The House Armed Services Committee took a retrospective look at US special operations forces earlier this year, thirty years after the establishment of US Special Operations Command (SOCOM).
“SOCOM has a lot of missions it is responsible for, and has had several new ones added to it,” said Rep. Elise M. Stefanik (R-NY) at a hearing earlier this year. “Are there any of those missions that should go away or be reassigned?”
SOCOM Commander Gen. Raymond A. Thomas was ready with the answer: “There are no missions that should go away or be reassigned.”
See Three Decades Later: A Review and Assessment of our Special Operations Forces 30 Years After the Creation of U.S. Special Operations Command, House Armed Services Committee, May 2, 2017.
Some other notable congressional hearing volumes that have recently been published include:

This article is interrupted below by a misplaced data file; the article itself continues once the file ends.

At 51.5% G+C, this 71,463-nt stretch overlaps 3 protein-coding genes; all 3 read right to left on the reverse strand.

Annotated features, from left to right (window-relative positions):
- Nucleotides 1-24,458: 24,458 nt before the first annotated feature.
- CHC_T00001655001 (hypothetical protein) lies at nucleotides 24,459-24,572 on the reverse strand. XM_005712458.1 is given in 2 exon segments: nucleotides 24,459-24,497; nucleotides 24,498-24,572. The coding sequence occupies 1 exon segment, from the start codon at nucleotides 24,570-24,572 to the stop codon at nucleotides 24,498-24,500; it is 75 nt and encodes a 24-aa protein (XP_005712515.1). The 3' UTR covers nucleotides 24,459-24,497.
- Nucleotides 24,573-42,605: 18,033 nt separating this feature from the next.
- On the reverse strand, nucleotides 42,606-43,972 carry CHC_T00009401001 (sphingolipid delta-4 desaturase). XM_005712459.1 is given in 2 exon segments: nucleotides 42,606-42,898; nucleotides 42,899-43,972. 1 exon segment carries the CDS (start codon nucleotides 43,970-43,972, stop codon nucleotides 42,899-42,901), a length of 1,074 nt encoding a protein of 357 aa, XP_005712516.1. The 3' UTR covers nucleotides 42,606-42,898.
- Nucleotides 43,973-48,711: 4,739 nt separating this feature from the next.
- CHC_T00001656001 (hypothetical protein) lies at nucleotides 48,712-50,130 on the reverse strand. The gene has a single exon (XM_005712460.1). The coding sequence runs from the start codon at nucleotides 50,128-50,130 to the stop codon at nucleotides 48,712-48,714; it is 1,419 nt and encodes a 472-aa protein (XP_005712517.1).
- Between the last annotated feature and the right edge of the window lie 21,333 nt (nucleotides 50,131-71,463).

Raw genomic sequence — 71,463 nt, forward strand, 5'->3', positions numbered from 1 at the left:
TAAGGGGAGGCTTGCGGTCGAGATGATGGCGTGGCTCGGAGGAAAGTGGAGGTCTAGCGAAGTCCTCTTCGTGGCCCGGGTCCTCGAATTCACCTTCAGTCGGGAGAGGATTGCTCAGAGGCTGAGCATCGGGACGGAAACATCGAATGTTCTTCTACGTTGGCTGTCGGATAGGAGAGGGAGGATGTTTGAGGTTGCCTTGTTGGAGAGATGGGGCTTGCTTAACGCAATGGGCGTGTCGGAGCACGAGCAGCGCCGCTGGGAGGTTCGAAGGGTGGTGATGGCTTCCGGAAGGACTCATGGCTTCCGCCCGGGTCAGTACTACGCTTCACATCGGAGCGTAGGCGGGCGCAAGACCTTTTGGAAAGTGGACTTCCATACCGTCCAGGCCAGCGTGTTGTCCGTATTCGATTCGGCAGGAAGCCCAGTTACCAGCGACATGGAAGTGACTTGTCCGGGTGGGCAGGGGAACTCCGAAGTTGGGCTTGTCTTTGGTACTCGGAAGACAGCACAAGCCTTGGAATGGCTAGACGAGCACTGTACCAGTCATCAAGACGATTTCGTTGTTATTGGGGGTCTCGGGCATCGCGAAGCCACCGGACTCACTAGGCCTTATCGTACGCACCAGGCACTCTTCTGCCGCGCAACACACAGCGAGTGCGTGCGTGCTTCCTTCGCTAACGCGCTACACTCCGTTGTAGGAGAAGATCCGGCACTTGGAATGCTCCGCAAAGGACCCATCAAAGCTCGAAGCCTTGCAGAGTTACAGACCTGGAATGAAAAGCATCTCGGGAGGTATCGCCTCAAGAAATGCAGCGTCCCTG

Crafting an Information Warfare and Counter-propaganda Strategy for the Emerging Security Environment, House Armed Services Committee, March 15, 2017
Examining the Costs of Overclassification on Transparency and Security, House Oversight and Government Reform Committee, December 7, 2016
To empower new voices to start their career in nuclear weapons studies, the Federation of American Scientists launched the New Voices on Nuclear Weapons Fellowship. Here’s what our inaugural cohort accomplished.
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The FAS Nuclear Notebook is one of the most widely sourced reference materials worldwide for reliable information about the status of nuclear weapons and has been published in the Bulletin of the Atomic Scientists since 1987. The Nuclear Notebook is researched and written by the staff of the Federation of American Scientists’ Nuclear Information Project: Director Hans […]
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